There's never a good time to have your roof leak or develop a hole, but winter is certainly the last season during which you want to have roofing problems. The water that comes in will damage your insulation when you need it most, and it will be hard for contractors to get on the roof with the snow. Luckily, you can decrease your chances of a winter roof calamity by taking these steps before the cold weather really sets in.
Trim the trees.
When tree branches get weighed down with ice and snow in the winter, they can easily snap and fall on your roof, leading to shingle damage or bent gutters. If there are any trees overhanging your roof (or even near it) have a tree care expert come trim away any dead or damaged branches now.
Check the gutters.
Leaves often start clogging the gutters in the fall. When winter hits, the mixture of leaves and water freezes. This prevents any melted snow from leaving the roof, so water builds up, eventually causing leaks. Cleaning gutters is easier than you might assume. You just put a glove on and scoop the debris out. If you want to be really thorough, you can then rinse the gutter out with a hose or a pitcher of water. Also make sure none of your gutters are bent, as this can affect their capacity and ability to drain. If they do appear bent, you can typically use your (gloved) hands to straighten them back out again. Finally, make sure the fasteners that connect the downspouts to the gutters are tightened properly.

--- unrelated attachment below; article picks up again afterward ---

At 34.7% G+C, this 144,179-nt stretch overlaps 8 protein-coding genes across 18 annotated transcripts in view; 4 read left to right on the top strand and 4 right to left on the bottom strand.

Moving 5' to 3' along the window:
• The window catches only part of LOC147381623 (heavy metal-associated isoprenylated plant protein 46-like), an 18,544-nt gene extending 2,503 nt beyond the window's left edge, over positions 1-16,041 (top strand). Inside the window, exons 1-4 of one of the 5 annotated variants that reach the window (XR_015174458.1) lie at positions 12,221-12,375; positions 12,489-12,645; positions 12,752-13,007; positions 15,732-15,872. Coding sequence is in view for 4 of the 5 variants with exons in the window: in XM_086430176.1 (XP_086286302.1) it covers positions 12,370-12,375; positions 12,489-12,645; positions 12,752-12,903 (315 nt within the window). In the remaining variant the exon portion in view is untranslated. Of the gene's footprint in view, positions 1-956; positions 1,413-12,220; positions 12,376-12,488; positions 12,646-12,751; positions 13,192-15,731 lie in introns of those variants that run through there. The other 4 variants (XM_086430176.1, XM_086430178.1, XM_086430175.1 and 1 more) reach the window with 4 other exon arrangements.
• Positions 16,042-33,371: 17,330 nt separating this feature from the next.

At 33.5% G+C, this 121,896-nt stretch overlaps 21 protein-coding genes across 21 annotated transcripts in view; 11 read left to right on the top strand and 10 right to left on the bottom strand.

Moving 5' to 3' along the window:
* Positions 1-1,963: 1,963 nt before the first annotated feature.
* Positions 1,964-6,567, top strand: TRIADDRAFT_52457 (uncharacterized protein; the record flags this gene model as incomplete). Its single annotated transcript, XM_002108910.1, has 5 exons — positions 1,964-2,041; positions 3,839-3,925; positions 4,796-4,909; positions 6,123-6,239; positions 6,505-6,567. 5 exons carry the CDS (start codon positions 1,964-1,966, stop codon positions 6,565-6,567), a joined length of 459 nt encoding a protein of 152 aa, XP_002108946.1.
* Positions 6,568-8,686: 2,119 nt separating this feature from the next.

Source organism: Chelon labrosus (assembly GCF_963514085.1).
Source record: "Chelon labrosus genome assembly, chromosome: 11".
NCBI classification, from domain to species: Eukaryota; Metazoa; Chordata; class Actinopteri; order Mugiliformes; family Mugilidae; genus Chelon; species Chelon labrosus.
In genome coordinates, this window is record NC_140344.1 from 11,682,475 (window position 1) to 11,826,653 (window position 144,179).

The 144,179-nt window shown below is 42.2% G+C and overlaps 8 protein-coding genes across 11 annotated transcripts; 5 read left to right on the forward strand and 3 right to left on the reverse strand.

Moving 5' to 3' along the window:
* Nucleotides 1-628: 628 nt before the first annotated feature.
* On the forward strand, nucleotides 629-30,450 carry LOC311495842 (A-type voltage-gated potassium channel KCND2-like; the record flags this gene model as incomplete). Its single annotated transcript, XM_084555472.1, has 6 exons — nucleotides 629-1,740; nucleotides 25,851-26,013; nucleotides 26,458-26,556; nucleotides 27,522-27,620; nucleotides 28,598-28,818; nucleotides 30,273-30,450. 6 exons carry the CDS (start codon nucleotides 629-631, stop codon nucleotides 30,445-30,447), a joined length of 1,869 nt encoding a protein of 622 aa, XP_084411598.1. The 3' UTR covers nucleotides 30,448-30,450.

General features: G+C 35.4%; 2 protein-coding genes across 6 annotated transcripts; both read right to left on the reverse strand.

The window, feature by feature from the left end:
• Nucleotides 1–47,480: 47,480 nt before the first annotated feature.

Check for exposed nail heads.
When a roof is assembled correctly, all of the nail heads should be covered by the layer of shingles above them. However, if your roof was ever patched or the roofing company was not at the top of their game that day, you might have some exposed nail heads. If a little water seeps in around these nail heads and expands, it can create bigger holes that then start to leak. So, climb on a ladder and scan your roof for any nail heads. If you see them, use a hammer to pound them down until they're flush with the roof. Then, apply a glob of roofing cement to the nail head. (Roofing cement is readily available at most hardware stores.)
For more advice on preparing your roof for the winter, talk to a roofing contractor in your area.